“Through a landscape of streets, sidewalks, parking lots and asphalt roofs, we have placed a barrier between us and nature,” said Neukrug in his testimony. By implementing green infrastructure initiatives like those in the Greenworks plan, “we will be well on our way to meeting Mayor Nutter’s goal of making Philadelphia the greenest city in America.”
Neukrug reported a recently awarded low interest loan to the city of nearly $200 million for water infrastructure renewal and replacement programs that came through the federal stimulus bill and the Pennsylvania Infrastructure Investment Authority (PENNVEST). In addition, $30 million of “green reserve dollars” have been awarded to spur “innovative, environmentally friendly demonstration projects that might otherwise have not occurred in this economy.”
Nothin’ but net-net
Already, much needed federal, state and local funding has helped the city accomplish a lot of community-based projects that double as storm water management schemes that can be replicated around the nation, Neukrug said. They include:
• Porous pavement basketball courts and sidewalks in Germantown, South Philadelphia and West Philly
• Community rain gardens in Southwest Philadelphia, Northern Liberties and East Mount Airy
• Green streets throughout the city
• Fish migration in Pennypack
• Green roofs, cisterns and rain gardens in schools – public, private and charter
• Restored stream banks being planned for Cobbs Creek and Tacony Creek
Another program was the $4 million fish ladder built alongside the Fairmount Dam behind the Museum of Art at the old Philadelphia Water Works. Its grand opening was after the hearing Monday, and was attended by officials that included Nutter, Schwartz and Fattah.
“If we can transform just 20 percent of the city’s land area to green infrastructure,” the effects would go well beyond sewer water overflow risk, Neukrug said. Among other benefits, it would:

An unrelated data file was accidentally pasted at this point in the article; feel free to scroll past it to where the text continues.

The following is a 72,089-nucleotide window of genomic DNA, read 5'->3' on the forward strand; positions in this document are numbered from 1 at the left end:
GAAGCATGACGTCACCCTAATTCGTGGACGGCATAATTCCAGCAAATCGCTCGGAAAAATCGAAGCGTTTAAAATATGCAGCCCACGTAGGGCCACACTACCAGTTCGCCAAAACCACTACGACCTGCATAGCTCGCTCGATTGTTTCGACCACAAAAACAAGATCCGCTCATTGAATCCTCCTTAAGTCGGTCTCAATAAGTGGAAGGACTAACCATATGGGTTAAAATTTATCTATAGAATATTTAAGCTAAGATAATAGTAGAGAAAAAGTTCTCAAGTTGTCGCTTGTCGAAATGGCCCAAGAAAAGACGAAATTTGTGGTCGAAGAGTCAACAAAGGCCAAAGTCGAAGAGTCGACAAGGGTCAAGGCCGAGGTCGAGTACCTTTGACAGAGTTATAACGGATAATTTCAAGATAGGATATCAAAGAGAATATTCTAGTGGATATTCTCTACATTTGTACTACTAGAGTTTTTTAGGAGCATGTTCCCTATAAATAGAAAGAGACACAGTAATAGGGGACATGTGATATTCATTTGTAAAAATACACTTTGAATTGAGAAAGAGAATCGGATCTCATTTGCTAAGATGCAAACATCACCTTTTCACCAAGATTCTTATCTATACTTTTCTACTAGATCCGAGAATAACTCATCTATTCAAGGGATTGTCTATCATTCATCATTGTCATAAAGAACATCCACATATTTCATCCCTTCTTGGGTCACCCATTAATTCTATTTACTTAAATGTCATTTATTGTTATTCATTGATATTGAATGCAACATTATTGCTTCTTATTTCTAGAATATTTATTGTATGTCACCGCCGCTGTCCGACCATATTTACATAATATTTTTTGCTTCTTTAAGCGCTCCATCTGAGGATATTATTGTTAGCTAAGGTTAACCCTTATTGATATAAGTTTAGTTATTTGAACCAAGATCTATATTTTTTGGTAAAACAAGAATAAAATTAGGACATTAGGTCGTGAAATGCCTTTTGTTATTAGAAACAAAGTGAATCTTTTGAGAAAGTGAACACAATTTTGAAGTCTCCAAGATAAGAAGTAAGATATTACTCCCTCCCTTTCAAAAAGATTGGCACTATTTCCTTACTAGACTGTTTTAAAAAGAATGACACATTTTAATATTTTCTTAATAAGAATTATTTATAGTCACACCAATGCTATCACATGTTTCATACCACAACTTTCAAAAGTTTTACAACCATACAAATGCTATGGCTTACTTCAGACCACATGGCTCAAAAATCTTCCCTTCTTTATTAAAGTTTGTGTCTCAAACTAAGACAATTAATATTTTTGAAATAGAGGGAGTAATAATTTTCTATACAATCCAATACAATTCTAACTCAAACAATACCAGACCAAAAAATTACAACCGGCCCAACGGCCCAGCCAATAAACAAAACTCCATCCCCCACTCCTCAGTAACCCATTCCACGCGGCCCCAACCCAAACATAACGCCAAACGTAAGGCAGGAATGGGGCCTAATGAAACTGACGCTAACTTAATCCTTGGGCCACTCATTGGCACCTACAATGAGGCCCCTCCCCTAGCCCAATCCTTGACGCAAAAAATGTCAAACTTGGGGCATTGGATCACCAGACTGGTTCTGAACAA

• Create 200 additional recreational user days
• Reduce annual heat-related deaths by 80
• Save 550 million kilowatt hours of electricity
• Reduce the city’s cooling needs by a trillion BTUs
• Reduce our greenhouse gas emissions by more than a million tons
• Create hundreds of green jobs for residents
“Our governing laws, regulations and policies were written before green infrastructure was even a concept,” Neukrug said, adding that we need to re-visit the fed regulatory framework and expand the Clean Water Act, for starters.
“The way I see it, this ought to be part of what we do every time we talk about economic development,” said Schwartz. “It doesn’t just happen. It takes a real commitment on the part of public officials and citizens to keep the city green.”
Schwartz had earlier thanked Bonham, of the Horticultural Society, for suggesting to her the idea of the Green Communities Act.
Despite Philadelphia’s “historically gritty reputation,” Bonham said, 92 percent of city residents believe environmental infrastructure improvements are necessary for an economically competitive future. That figure came from a PennFuture study a few years ago.
The second panel was made up of Liz Garland, associate director for American Rivers, a national conservation organization dedicated to healthy rivers tied to thriving communities; Liz Robinson, executive director of the Energy Coordinating Agency in Philadelphia; and Paul Bonney, vice president and chief counsel for PECO Energy.
Given the nation’s dire economy, the public is increasingly aware of the efforts of the people on both panels, Garland said. “The multiple benefits of these measures, and the flexibility that they provide, make them the perfect response to the uncertainty and volatility of a changing climate.”
Statewide, energy efficiency efforts for infrastructure will create 27,000 new net jobs by 2025, Robinson said. Including indirect employment numbers, the new jobs would be equivalent to 200 new manufacturing plants throughout the Commonwealth, she said.
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ON THE WEB:
Greenworks Philadelphia: http://www.greenworksphila.org